but untill we hear from the other side. suppose none of us will really no

dancerbabe82 i agree with you to dance on a injury is nothing to celebrate.

at dartford one girl was in so much pain, they still made her dance as it would of looked,unproffesional,

on there part, as other girls were much stronger, than this poor girl

i think the eyb is not as proffesional as i once thought

 

Unfortunately Dominic was correct in what he said.... two of the girls did leave because they felt that that they should have been cast a better part, and they had stated that being a swan was basically beneath what they felt they were capable of..... i know this as fact as my DD was also witness to some of the incidents which occured. I do not know why the other girl left but i did advise my DD that whatever part is given you should be happy with (fortunately both times my DD has danced with EYB she has been very happy with her part) however i wanted her to understand that it is about commitement, team work etc.......Aurora is certainly correct in saying that one of the girls possibly had a number of "issues" she has been to 52 dance schools in the North East Including my DD's however none were good enough????? and this came direct from her mothers mouth in the staff room !!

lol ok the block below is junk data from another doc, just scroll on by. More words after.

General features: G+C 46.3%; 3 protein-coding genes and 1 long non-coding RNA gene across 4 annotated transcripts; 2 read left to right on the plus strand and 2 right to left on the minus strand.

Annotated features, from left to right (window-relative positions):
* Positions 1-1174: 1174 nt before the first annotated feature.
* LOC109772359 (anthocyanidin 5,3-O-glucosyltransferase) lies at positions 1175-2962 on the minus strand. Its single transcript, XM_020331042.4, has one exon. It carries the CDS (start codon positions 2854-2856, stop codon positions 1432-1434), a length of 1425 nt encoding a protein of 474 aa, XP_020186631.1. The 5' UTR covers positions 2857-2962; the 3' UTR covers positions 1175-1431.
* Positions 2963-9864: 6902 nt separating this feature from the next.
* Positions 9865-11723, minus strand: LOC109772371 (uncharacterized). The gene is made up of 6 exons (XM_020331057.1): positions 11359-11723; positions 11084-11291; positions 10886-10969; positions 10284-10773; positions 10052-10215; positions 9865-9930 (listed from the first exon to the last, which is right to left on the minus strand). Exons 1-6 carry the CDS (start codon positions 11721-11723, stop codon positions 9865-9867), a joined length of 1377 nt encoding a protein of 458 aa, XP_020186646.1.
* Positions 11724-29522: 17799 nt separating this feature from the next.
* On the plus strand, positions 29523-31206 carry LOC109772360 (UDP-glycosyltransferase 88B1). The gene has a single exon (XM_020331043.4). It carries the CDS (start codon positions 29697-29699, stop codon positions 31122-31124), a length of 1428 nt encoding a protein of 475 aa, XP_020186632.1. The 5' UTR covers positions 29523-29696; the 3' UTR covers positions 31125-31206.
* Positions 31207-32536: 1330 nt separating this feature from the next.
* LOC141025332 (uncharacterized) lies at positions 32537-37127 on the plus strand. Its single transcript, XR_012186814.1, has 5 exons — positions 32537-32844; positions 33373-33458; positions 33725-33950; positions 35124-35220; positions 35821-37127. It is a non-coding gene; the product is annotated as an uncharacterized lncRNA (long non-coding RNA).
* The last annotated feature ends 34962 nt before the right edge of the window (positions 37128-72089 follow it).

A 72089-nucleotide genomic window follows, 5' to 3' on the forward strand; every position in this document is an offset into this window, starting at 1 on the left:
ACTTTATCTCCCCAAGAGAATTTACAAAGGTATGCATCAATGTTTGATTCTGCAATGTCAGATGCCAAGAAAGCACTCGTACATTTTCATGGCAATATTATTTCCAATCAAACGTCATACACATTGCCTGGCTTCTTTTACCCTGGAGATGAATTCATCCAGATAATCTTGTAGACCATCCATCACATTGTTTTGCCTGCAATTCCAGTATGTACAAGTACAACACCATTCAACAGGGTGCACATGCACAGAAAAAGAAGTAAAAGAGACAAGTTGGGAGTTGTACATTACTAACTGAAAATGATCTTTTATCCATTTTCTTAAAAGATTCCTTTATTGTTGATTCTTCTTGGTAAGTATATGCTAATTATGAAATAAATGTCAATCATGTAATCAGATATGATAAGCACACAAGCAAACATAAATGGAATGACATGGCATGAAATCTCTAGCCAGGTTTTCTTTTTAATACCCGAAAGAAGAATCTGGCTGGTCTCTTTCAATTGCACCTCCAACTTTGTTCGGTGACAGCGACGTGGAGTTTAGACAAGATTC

I am not sure whether it should have been put in the newsletter i would imagine alot of the parents were aware of the situation but i feel it clouds the success that the show was for all of our children who continued, however understand that EYB were upset over the behaviour of these 3 girls.

 

As to Julieanne dancing with injury, only she knows how bad her injury is and as a prefessional made that judgement as to whether she was able to perform.

 

Hopefully the behaviour of others won't prevent EYB from returning to Newcastle and they did say they had been invited back in 2014 and my DD is looking forward to them coming back whatever part she may get :)

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Some months ago I had a conversation with another mum whilst waiting to collect dd at the end of a workshop.

 

She was complaining about the part her dd had been given in a performance (not EYB). She said it had been a complete waste of time and money, her dd was hardly on stage, and hadn't even been given a solo (!) They wouldn't be bothering again and wouldn't recommend it to anybody.